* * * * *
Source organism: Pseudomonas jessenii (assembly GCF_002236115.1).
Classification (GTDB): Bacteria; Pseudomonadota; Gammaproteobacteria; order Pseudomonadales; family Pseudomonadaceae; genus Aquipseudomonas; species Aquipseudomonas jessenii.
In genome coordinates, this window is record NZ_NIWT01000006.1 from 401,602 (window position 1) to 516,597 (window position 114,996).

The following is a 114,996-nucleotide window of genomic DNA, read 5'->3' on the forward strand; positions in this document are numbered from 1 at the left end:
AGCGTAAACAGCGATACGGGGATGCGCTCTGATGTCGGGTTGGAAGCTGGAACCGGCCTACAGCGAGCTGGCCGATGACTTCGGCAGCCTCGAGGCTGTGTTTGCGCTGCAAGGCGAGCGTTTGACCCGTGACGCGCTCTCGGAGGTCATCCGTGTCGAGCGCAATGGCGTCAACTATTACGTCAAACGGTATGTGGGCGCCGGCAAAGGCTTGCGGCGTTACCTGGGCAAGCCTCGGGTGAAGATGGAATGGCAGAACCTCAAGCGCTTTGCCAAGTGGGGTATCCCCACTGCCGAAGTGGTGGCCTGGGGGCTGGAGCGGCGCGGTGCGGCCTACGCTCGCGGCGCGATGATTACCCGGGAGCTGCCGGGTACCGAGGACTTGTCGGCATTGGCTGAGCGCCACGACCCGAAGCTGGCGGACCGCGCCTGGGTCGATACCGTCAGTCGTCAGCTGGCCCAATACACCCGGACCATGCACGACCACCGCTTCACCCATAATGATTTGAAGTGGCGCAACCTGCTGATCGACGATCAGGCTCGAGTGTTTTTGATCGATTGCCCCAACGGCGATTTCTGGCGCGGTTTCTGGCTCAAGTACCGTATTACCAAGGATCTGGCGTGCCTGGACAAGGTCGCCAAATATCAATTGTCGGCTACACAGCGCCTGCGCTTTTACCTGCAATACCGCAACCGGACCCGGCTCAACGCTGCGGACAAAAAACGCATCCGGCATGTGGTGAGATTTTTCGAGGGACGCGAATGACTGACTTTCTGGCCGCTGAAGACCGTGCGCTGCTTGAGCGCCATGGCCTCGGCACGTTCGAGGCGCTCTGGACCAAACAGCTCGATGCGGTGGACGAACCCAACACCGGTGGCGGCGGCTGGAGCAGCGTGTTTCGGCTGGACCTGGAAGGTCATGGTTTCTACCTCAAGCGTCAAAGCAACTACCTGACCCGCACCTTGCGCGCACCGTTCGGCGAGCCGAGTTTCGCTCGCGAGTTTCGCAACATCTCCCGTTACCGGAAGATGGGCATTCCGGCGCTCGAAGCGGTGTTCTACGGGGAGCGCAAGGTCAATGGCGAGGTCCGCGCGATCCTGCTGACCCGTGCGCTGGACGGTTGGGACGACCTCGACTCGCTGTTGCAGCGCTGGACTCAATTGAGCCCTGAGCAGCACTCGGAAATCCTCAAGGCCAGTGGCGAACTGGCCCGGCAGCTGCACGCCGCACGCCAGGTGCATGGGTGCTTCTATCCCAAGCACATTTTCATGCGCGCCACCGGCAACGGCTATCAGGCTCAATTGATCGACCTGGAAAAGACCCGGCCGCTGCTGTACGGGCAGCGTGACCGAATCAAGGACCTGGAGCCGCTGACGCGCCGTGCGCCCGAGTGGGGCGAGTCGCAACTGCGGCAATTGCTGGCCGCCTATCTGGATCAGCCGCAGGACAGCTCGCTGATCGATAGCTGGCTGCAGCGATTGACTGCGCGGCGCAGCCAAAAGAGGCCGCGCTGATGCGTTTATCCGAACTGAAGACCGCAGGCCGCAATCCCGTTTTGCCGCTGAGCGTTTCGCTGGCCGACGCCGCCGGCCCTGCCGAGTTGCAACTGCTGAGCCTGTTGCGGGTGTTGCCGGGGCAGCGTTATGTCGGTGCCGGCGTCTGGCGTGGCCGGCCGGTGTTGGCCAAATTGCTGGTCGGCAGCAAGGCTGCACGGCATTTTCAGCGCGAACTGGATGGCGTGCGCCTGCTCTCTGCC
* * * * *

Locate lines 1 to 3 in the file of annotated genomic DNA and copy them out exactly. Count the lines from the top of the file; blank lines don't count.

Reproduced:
Source organism: Pseudomonas jessenii (assembly GCF_002236115.1).
Classification (GTDB): Bacteria; Pseudomonadota; Gammaproteobacteria; order Pseudomonadales; family Pseudomonadaceae; genus Aquipseudomonas; species Aquipseudomonas jessenii.
In genome coordinates, this window is record NZ_NIWT01000006.1 from 401,602 (window position 1) to 516,597 (window position 114,996).